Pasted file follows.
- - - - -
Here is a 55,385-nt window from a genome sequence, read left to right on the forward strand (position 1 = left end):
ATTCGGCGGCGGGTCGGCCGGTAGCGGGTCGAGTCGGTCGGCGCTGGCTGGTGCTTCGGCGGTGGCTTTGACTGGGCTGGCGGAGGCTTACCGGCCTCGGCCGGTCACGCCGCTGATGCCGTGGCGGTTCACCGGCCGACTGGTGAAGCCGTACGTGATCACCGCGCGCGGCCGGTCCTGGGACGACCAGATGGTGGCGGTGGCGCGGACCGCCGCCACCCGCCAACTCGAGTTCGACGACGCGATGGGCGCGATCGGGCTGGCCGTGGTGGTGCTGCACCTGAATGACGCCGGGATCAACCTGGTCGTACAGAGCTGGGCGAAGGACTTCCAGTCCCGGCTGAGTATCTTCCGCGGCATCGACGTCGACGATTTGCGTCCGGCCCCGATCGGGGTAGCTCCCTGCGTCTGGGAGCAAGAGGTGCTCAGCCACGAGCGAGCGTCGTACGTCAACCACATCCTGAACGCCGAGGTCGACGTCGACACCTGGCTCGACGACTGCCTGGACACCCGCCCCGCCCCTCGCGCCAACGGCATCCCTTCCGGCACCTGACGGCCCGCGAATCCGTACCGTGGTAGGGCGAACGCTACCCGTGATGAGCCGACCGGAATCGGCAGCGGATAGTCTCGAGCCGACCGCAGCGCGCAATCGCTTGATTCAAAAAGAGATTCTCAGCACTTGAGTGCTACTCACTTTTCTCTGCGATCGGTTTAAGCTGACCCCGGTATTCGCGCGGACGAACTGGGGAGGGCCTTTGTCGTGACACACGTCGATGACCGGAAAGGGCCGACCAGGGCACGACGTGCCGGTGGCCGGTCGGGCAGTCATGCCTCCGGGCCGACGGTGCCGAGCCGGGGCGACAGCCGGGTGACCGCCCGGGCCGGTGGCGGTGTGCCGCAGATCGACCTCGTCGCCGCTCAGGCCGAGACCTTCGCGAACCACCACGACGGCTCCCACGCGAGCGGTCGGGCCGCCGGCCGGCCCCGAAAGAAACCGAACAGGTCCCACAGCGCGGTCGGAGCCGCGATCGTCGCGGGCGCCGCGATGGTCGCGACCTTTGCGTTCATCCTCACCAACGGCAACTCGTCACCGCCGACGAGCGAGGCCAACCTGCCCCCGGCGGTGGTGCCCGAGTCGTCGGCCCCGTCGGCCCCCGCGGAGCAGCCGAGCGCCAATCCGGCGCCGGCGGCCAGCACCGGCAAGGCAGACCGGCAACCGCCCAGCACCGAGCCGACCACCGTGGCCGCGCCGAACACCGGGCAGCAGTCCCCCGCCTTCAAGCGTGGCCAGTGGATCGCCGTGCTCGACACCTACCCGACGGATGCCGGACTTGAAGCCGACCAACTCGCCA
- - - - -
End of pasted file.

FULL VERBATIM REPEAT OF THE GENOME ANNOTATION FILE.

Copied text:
Here is a 55,385-nt window from a genome sequence, read left to right on the forward strand (position 1 = left end):
ATTCGGCGGCGGGTCGGCCGGTAGCGGGTCGAGTCGGTCGGCGCTGGCTGGTGCTTCGGCGGTGGCTTTGACTGGGCTGGCGGAGGCTTACCGGCCTCGGCCGGTCACGCCGCTGATGCCGTGGCGGTTCACCGGCCGACTGGTGAAGCCGTACGTGATCACCGCGCGCGGCCGGTCCTGGGACGACCAGATGGTGGCGGTGGCGCGGACCGCCGCCACCCGCCAACTCGAGTTCGACGACGCGATGGGCGCGATCGGGCTGGCCGTGGTGGTGCTGCACCTGAATGACGCCGGGATCAACCTGGTCGTACAGAGCTGGGCGAAGGACTTCCAGTCCCGGCTGAGTATCTTCCGCGGCATCGACGTCGACGATTTGCGTCCGGCCCCGATCGGGGTAGCTCCCTGCGTCTGGGAGCAAGAGGTGCTCAGCCACGAGCGAGCGTCGTACGTCAACCACATCCTGAACGCCGAGGTCGACGTCGACACCTGGCTCGACGACTGCCTGGACACCCGCCCCGCCCCTCGCGCCAACGGCATCCCTTCCGGCACCTGACGGCCCGCGAATCCGTACCGTGGTAGGGCGAACGCTACCCGTGATGAGCCGACCGGAATCGGCAGCGGATAGTCTCGAGCCGACCGCAGCGCGCAATCGCTTGATTCAAAAAGAGATTCTCAGCACTTGAGTGCTACTCACTTTTCTCTGCGATCGGTTTAAGCTGACCCCGGTATTCGCGCGGACGAACTGGGGAGGGCCTTTGTCGTGACACACGTCGATGACCGGAAAGGGCCGACCAGGGCACGACGTGCCGGTGGCCGGTCGGGCAGTCATGCCTCCGGGCCGACGGTGCCGAGCCGGGGCGACAGCCGGGTGACCGCCCGGGCCGGTGGCGGTGTGCCGCAGATCGACCTCGTCGCCGCTCAGGCCGAGACCTTCGCGAACCACCACGACGGCTCCCACGCGAGCGGTCGGGCCGCCGGCCGGCCCCGAAAGAAACCGAACAGGTCCCACAGCGCGGTCGGAGCCGCGATCGTCGCGGGCGCCGCGATGGTCGCGACCTTTGCGTTCATCCTCACCAACGGCAACTCGTCACCGCCGACGAGCGAGGCCAACCTGCCCCCGGCGGTGGTGCCCGAGTCGTCGGCCCCGTCGGCCCCCGCGGAGCAGCCGAGCGCCAATCCGGCGCCGGCGGCCAGCACCGGCAAGGCAGACCGGCAACCGCCCAGCACCGAGCCGACCACCGTGGCCGCGCCGAACACCGGGCAGCAGTCCCCCGCCTTCAAGCGTGGCCAGTGGATCGCCGTGCTCGACACCTACCCGACGGATGCCGGACTTGAAGCCGACCAACTCGCCA